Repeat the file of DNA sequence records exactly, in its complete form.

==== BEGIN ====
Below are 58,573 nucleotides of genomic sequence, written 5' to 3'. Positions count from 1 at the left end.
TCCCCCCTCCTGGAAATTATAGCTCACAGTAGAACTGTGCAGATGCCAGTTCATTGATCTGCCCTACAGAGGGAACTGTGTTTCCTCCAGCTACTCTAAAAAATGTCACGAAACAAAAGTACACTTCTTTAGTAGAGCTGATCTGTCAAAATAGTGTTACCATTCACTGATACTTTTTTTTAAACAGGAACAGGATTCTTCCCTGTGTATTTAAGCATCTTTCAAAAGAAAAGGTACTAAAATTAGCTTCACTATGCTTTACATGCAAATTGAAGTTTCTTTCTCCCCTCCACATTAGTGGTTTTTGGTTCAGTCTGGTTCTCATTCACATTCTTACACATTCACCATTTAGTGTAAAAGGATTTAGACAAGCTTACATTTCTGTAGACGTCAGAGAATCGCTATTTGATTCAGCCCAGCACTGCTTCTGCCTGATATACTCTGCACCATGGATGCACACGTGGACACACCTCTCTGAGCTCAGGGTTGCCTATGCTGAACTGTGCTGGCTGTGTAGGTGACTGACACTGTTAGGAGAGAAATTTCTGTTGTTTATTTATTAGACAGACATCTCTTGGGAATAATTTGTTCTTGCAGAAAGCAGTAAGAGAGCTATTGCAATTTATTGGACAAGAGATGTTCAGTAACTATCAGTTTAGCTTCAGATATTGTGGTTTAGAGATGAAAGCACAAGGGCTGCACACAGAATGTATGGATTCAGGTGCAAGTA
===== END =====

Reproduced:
Below are 58,573 nucleotides of genomic sequence, written 5' to 3'. Positions count from 1 at the left end.
TCCCCCCTCCTGGAAATTATAGCTCACAGTAGAACTGTGCAGATGCCAGTTCATTGATCTGCCCTACAGAGGGAACTGTGTTTCCTCCAGCTACTCTAAAAAATGTCACGAAACAAAAGTACACTTCTTTAGTAGAGCTGATCTGTCAAAATAGTGTTACCATTCACTGATACTTTTTTTTAAACAGGAACAGGATTCTTCCCTGTGTATTTAAGCATCTTTCAAAAGAAAAGGTACTAAAATTAGCTTCACTATGCTTTACATGCAAATTGAAGTTTCTTTCTCCCCTCCACATTAGTGGTTTTTGGTTCAGTCTGGTTCTCATTCACATTCTTACACATTCACCATTTAGTGTAAAAGGATTTAGACAAGCTTACATTTCTGTAGACGTCAGAGAATCGCTATTTGATTCAGCCCAGCACTGCTTCTGCCTGATATACTCTGCACCATGGATGCACACGTGGACACACCTCTCTGAGCTCAGGGTTGCCTATGCTGAACTGTGCTGGCTGTGTAGGTGACTGACACTGTTAGGAGAGAAATTTCTGTTGTTTATTTATTAGACAGACATCTCTTGGGAATAATTTGTTCTTGCAGAAAGCAGTAAGAGAGCTATTGCAATTTATTGGACAAGAGATGTTCAGTAACTATCAGTTTAGCTTCAGATATTGTGGTTTAGAGATGAAAGCACAAGGGCTGCACACAGAATGTATGGATTCAGGTGCAAGTA